Although Jackson Browne had some success with his first two albums (in ’72 and ’73), in 1974, he was still primarily known as a songwriter, his works having been recorded by Linda Ronstadt, Tom Rush and the Eagles, among others. Late for the Sky changed all that. It was recorded more quickly and for less money than his previous album, and neither of the album’s released singles charted. But none of that mattered. The maturity and depth of Browne’s writing did. Brilliantly supported by his touring band, especially David Lindley on guitar and fiddle, the lyrics deal with apocalypse, uncertainty, death, and especially, love and the loss of it experienced by someone transitioning to manhood. In “Fountain of Sorrow,” Browne wrote, “I'm just one or two years and a couple of changes behind you/In my lessons at love's pain and heartache school ....” Bruce Springsteen called Late for the Sky Browne’s “masterpiece.”
“Bright Size Life” — Pat Metheny (1976) (album)
Pat Metheny’s debut album, Bright Size Life, signaled a new direction for jazz in the mid-1970s — not only for leader Pat Metheny, but also bassist (and ASCAP member) Jaco Pastorius, drummer Bob Moses and Gary Burton, who went uncredited as a producer at the time, though he wrote the album’s liner notes. In their only album together, all participants built on the musical traditions that preceded them to create a new expression of jazz distinguished by their own styles and personalities, before blazing their own distinctive trails in the music. The album saw modest initial sales, but the passage of time has made its significance clear.
“The Rainbow Connection” — Kermit the Frog (1979) (single)
Written by Paul Williams and Kenneth Ascher, “The Rainbow Connection” opened the Muppets’ first foray into film in The Muppet Movie. The song is performed by Kermit the Frog (voiced by Jim Henson), and was produced by Williams and Jim Henson. Williams and Ascher received an Academy Award nomination for Best Original Song at the 52nd Academy Awards for its composition. Since then, the song has been covered dozens of times, from Judy Collins in 1980 to Kacey Musgraves in 2019, but the Kermit/Henson recording remains the iconic version of the work. It has been used as a theme song by many charitable organizations, and its plaintive message about dreams and their fulfillment remains enduring.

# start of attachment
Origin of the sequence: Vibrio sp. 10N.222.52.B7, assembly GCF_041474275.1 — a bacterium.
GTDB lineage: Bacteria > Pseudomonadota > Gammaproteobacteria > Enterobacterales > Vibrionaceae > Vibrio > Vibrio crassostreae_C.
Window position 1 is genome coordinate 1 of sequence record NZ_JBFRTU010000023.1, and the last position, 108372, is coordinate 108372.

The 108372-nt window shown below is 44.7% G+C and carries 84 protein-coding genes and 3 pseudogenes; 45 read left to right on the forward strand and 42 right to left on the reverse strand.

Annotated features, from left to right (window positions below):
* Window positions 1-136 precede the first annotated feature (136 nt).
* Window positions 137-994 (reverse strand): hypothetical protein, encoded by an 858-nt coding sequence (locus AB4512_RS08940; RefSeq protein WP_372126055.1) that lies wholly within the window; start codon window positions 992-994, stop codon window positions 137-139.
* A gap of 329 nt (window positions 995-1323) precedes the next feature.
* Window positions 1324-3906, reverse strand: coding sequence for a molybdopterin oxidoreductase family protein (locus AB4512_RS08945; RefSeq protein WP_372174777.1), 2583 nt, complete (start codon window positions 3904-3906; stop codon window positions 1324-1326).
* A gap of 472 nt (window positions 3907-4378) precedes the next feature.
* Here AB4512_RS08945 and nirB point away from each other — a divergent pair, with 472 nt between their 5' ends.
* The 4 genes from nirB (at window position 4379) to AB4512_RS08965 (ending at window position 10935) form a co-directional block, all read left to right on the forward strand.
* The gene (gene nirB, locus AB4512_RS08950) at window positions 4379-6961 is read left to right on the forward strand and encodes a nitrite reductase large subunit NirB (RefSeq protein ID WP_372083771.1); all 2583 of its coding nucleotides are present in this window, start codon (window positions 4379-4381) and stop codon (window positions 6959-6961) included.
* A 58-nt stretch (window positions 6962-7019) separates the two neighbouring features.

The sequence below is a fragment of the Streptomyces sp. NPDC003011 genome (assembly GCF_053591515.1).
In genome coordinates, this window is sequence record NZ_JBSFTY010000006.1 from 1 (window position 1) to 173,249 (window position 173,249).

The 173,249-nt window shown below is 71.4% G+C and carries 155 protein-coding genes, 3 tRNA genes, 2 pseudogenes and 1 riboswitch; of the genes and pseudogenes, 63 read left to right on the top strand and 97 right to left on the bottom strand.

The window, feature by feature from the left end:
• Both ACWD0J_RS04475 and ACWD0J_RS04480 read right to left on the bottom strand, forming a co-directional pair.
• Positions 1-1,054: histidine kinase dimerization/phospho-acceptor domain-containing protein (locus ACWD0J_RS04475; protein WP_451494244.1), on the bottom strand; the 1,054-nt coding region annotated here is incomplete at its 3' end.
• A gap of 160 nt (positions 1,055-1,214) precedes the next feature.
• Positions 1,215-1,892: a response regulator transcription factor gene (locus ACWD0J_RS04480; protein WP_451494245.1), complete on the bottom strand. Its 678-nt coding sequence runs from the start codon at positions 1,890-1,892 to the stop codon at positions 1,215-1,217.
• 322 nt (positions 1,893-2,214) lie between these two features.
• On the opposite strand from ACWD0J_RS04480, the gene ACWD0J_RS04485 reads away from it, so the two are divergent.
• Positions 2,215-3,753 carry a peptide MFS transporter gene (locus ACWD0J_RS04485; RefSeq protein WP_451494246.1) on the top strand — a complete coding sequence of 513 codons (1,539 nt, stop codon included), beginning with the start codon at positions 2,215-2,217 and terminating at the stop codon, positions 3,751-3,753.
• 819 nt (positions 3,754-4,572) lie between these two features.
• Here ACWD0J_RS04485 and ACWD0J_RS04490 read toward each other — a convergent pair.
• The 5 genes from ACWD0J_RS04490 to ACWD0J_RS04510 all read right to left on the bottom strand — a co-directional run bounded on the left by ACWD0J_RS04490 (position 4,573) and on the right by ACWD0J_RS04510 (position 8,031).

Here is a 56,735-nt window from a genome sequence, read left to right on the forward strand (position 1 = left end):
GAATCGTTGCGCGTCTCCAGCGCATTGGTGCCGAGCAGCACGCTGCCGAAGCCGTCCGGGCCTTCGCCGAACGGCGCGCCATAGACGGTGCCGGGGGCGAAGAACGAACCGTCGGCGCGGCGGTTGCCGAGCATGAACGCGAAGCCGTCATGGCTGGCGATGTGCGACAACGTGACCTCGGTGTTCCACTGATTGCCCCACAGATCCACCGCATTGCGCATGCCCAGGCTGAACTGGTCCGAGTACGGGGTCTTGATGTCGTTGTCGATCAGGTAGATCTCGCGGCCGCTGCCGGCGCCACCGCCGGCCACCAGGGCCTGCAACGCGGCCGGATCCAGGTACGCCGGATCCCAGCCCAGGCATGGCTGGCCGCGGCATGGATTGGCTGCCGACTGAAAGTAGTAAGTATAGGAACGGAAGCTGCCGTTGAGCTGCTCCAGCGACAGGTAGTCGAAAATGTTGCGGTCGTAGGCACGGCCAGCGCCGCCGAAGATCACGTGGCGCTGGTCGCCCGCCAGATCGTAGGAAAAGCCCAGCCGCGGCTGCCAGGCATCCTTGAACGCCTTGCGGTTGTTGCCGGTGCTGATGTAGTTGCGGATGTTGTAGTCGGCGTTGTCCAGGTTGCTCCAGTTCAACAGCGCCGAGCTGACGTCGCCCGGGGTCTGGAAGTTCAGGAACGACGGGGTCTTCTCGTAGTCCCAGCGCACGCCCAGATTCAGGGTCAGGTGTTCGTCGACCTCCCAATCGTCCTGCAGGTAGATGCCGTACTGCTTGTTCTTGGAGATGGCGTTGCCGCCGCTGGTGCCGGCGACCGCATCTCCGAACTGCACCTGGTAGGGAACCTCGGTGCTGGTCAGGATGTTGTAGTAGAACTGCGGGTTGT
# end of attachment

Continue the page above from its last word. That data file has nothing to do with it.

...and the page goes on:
“Celebration” — Kool & the Gang (1980) (single)
Founded in 1964 by brothers Robert “Kool” Bell and ASCAP member Ronald Bell, Kool and the Gang (formerly the Jazziacs or the Soul Town Band early on) had already had hits with their songs “Ladies Night” and “Jungle Boogie,” when they released their 1980 album Celebrate! containing the group’s most famous and enduring song, “Celebration.” Led by JT Taylor’s spirited lead vocal, it would be their biggest hit and quickly became a feature of national celebrations like the 1980 World Series, the 1981 Super Bowl and the 1981 NBA Finals. While others have released covers to great success, such as Kylie Minogue in 1992, the original remains a staple of every party DJ’s set list — be it at a high school dance or a 50th anniversary party.
Richard Strauss: Four Last Songs — Jessye Norman (1983) (album)
This superb recording by African-American opera singer Jessye Norman of this set of songs (all in the ASCAP repertory) is beloved by critics and audiences alike. In homage to Norman after her death in 2019, fans mentioned this recording most often as Norman’s best, while Alex Ross in The New Yorker wrote of it: “In her prime, she let loose sounds of shimmering magnificence. Her timbre carried with it a sonic chiaroscuro: pure tones gleamed out of depth and shadow. I remember the dazed bliss I felt on first hearing her recording of ‘Im Abendrot’ (‘At Sunset’), from Strauss’s ‘Four Last Songs.’”